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Flutter On Chinese Social Media As New Covid Variant Strikes

China Weibo (2)

“My throat is hurting”
“I have no smell”
“I am sneezing from past 5 days”

NEW DELHI: Over the last week, Weibo, China’s Twitter equivalent, was inundated with people complaining of all of the above and more. Was it an influenza epidemic? Could it be Covid again?

The term trending on Weibo was “Eryang”, meaning somebody previously infected with Covid who made a full recovery, and is infected again. The new offending strain is the Coronavirus XBB variant, which spread panic on Weibo. People anxiously asked about symptoms and what precautions to take, while others shared photographs of how they isolated themselves, what medicines they took and the results from RT-PCR tests.

Eryang was trending despite stringent censorship that curbs the spread of Covid-related hashtags. In fact, the censors ensured hashtags from the China-Central Asia summit in Xian predominated, also anti-G7 hashtags. The idea obviously was to convey all is well, reassure the public and not spook the economy.

But what has to come out eventually does. Note this comment from a netizen:

The hashtag ‘#Girl with a sore throat who died within 10 minutes of reaching hospital’ began trending on Weibo on the evening of May 26, racking up 350 million views and 9347 discussions. The hashtag detailed how after working late, a 26-year-old woman went to a hot pot restaurant to celebrate a friend’s birthday. She had a sore throat when she got home but paid no attention because she assumed the soreness was due to the hot pot being overly spicy. But her throat worsened and by the early hours of the next day, she began to have trouble breathing. Nevertheless, she went to work after taking some anti-inflammatory medicine but her condition got steadily worse with shortness of breath and chills. By the time she got to the hospital, it was too late. She collapsed and died.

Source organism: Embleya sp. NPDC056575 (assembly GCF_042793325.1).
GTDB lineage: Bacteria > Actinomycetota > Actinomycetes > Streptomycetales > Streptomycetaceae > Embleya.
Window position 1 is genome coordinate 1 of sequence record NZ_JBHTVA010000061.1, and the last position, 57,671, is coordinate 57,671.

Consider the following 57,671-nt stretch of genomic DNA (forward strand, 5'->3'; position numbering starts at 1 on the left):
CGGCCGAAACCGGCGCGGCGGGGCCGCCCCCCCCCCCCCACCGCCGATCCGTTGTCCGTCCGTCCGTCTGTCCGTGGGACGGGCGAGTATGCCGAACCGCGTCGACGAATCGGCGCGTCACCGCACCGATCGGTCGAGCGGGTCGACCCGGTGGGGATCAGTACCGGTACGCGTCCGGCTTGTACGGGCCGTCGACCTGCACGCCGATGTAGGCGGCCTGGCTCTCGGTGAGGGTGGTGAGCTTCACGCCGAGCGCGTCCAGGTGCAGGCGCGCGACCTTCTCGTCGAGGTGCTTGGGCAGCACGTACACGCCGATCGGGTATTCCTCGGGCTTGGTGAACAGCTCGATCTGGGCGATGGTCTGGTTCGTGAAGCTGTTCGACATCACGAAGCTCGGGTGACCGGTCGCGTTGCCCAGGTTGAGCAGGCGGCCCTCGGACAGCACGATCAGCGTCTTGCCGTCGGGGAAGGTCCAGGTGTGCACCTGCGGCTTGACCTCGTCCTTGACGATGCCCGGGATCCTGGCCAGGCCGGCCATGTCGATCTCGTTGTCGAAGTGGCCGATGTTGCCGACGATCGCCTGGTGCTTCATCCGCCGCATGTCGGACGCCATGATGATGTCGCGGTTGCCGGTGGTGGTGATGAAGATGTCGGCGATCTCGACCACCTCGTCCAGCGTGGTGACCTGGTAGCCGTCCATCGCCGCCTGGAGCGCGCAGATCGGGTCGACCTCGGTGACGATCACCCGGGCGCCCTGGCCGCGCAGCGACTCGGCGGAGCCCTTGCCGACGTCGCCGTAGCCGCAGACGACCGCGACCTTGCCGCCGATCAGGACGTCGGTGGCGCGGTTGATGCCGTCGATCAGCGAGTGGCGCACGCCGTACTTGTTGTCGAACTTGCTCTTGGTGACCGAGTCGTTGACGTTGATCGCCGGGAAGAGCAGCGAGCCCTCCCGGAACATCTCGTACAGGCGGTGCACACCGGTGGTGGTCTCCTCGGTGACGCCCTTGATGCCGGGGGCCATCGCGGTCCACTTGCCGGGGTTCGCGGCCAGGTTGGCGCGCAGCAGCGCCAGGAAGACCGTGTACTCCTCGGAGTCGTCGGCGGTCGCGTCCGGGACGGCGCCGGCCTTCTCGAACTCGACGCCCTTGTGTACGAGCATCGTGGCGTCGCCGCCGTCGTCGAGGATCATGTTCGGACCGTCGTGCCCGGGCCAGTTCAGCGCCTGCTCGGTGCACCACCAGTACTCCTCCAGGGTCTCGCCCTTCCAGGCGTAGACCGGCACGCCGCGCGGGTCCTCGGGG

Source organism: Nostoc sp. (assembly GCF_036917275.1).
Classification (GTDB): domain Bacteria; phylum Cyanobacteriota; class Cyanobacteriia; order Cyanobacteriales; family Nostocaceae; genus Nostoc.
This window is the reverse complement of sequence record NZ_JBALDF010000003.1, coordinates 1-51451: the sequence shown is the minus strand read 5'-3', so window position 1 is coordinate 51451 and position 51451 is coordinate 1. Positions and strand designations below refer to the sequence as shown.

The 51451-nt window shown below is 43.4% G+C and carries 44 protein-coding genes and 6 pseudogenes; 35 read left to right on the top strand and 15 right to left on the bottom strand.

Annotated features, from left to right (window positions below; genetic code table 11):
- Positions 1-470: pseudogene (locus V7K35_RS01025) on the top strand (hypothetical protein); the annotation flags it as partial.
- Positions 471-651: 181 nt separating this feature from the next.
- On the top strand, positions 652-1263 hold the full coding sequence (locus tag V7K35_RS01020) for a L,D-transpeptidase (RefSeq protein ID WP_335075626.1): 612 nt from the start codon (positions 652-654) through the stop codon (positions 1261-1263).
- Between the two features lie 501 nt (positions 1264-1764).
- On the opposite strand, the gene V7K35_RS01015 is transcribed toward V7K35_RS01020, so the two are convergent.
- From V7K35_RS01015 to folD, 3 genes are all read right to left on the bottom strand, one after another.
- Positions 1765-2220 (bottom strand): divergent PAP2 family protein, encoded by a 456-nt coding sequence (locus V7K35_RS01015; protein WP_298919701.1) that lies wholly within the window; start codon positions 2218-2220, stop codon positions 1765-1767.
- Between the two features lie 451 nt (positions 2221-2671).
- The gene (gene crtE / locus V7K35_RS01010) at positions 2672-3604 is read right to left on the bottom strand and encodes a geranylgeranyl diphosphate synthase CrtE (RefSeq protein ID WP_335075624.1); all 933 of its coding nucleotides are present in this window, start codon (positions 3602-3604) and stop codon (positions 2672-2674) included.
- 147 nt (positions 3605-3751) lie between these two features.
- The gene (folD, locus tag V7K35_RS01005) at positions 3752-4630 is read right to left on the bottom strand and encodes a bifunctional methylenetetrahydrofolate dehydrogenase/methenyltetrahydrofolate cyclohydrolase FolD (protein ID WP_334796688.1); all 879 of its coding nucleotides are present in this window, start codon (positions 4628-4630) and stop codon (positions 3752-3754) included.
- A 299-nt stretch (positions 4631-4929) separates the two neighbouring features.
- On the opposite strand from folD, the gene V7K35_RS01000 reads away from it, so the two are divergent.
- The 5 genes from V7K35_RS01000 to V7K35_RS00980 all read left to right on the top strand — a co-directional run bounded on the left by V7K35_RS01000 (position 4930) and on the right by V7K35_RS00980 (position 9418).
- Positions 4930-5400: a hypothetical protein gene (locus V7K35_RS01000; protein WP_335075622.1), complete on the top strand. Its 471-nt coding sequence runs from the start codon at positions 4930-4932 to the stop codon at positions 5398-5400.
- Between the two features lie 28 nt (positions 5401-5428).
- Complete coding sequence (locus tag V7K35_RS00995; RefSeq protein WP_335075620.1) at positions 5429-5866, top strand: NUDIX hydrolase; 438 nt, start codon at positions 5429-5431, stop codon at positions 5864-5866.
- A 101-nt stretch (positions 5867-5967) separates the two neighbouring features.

The hashtag soon emerged at the top of the trending list. Netizens compared notes about their sore throats and what medicines they were taking. The panic was evident in the hashtag’s comment section. Although Chinese government handles and pages posted articles titled “Symptoms of new Covid variant are mild,” the panic on Weibo conveyed a different story.

Wang Guiqiang, Director of the Infectious Diseases Department of Peking University First Hospital, was quoted as saying that there could be many reasons why people were suffering from sore throat. There was a need to investigate and treat objectively. But the sense was the XBB variant, a recombinant strain of the new Coronavirus Omicron, spread quickly, infected faster and took longer to treat.

‘#How can the elderly and children avoid Eryang?’ was the hashtag trending widely on May 27.

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Many government pages carried treatment suggestions from Chinese doctors, also how young and old people could stay safe from the new “Eryang” wave of Covid.

That evening, there was an interesting comment from a netizen.

On May 25, the People’s Daily initiated a hashtag ‘#Sore Throat is Eryang’, which received over 7 million views on Weibo. But it was reassuring, claiming that few people complained of fever or sore throat as a result of Eryang. The post got 1019 reshares with 1437 comments and 7341 likes.

On Weibo, there was also a trending hashtag ‘#Experts advise avoid going to work if you have a sore throat’. It had around 13.04 million views as of May 26. According to the verified page ‘Health Times’ on Weibo, it was not advisable to go to work when sick, as it would only slow the recovery process and spread the infection.

Many netizens were spotted posting photos of themselves with Coronavirus home test kits and disclosing their positive results. A comment from a netizen:

Another netizen said:

Since April, China has been dealing with a fresh Covid wave that is fed by the XBB variation. Nearly six months after Beijing abruptly abandoned its harsh zero-Covid policy, data from Zhong Nanshan—a respiratory illness specialist who was among the first to confirm Covid-19’s easy transmissibility—provided a unique glimpse into how the disease may be spreading in China. A significant number of netizens claimed the new variant resulted in unpleasant symptoms.

People’s Daily, CCTV, Global Times and other government mouthpieces posted hashtags linked to “The New Variant in China.” These detailed posts about symptoms and risk posed by the XBB variant.

People’s Daily started the trending hashtag ‘#When to see a doctor’ on Weibo, which received 2 million views in the first two hours. It featured an article that would help readers determine when they needed to visit a doctor.